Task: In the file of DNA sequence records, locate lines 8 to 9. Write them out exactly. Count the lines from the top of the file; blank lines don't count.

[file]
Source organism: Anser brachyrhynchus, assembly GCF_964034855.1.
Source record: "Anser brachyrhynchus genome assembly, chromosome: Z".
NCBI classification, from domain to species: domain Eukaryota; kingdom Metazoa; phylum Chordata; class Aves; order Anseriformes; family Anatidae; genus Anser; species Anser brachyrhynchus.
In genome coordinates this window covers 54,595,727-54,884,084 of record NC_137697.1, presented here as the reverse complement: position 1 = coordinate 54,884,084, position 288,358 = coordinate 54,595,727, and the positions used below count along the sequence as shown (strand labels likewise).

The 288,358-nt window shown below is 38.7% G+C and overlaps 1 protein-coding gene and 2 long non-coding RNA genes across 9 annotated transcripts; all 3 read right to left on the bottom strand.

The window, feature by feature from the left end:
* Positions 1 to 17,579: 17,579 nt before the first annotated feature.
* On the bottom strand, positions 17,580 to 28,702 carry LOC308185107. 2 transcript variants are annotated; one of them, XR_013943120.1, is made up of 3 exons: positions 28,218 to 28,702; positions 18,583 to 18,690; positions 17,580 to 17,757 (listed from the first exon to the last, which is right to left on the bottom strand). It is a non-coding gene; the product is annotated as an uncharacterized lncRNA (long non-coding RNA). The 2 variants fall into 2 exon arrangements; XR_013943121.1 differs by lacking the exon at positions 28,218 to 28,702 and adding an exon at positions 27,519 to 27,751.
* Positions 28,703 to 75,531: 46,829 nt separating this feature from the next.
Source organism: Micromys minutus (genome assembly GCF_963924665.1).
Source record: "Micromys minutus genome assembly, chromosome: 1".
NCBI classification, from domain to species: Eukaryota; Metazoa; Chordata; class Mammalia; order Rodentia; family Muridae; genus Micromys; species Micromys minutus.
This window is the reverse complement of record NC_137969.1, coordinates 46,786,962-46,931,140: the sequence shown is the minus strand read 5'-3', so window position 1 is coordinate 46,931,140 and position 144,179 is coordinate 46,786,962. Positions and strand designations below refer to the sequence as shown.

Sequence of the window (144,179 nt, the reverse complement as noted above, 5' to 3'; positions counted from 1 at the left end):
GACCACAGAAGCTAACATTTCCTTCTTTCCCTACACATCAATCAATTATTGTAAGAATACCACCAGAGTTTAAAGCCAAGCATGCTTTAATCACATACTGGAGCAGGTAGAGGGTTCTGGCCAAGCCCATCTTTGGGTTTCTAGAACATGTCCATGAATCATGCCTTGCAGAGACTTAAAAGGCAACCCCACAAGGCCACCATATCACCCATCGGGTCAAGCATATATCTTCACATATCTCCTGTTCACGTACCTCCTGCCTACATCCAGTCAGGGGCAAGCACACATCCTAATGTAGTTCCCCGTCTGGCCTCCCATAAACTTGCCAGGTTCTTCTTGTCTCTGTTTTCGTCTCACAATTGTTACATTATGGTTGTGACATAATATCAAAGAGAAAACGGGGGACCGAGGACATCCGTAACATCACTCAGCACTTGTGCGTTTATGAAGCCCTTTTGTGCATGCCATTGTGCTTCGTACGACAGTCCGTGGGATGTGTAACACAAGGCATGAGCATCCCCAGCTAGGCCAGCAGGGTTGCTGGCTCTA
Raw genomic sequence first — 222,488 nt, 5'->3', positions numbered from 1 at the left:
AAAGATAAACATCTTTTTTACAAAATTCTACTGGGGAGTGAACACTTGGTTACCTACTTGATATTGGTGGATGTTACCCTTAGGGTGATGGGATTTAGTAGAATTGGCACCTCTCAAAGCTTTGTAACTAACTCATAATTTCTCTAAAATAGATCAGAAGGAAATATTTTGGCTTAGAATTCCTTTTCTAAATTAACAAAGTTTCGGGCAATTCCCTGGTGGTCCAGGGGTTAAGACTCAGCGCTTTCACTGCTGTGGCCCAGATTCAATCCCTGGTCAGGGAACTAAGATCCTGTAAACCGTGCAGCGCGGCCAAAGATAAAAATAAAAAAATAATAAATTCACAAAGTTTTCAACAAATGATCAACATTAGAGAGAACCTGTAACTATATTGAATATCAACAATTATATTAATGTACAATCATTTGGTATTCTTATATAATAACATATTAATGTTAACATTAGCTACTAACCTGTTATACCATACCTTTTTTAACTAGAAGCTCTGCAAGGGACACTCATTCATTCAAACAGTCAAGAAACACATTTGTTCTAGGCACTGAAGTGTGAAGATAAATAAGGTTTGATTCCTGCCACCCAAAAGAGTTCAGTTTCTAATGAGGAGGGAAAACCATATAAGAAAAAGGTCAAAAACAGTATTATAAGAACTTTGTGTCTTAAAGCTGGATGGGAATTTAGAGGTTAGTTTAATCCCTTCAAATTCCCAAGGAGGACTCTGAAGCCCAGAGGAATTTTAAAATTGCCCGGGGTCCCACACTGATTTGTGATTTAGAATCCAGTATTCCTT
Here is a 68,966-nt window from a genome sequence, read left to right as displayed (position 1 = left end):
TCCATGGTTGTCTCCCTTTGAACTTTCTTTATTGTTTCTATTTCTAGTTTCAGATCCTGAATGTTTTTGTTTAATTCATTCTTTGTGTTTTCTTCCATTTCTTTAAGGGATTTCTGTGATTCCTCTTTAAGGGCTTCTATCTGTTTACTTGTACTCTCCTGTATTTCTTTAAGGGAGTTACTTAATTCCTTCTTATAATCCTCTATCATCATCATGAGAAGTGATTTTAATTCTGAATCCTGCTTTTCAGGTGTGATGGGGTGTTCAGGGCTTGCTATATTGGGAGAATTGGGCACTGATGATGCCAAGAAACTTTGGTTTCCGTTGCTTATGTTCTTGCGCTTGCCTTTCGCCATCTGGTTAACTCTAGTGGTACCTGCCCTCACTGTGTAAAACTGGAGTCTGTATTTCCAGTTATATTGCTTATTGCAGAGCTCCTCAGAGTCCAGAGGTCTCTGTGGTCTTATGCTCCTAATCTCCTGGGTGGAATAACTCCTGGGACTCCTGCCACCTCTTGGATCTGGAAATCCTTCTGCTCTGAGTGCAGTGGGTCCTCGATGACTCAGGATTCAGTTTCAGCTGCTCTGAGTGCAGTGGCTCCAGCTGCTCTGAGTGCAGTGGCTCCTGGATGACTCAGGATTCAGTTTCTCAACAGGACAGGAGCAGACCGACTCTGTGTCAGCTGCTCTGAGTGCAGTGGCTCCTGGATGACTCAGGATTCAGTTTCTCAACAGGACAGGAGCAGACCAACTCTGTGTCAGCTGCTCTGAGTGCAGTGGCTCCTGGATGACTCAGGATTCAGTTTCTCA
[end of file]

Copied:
* On the bottom strand, positions 17,580 to 28,702 carry LOC308185107. 2 transcript variants are annotated; one of them, XR_013943120.1, is made up of 3 exons: positions 28,218 to 28,702; positions 18,583 to 18,690; positions 17,580 to 17,757 (listed from the first exon to the last, which is right to left on the bottom strand). It is a non-coding gene; the product is annotated as an uncharacterized lncRNA (long non-coding RNA). The 2 variants fall into 2 exon arrangements; XR_013943121.1 differs by lacking the exon at positions 28,218 to 28,702 and adding an exon at positions 27,519 to 27,751.
* Positions 28,703 to 75,531: 46,829 nt separating this feature from the next.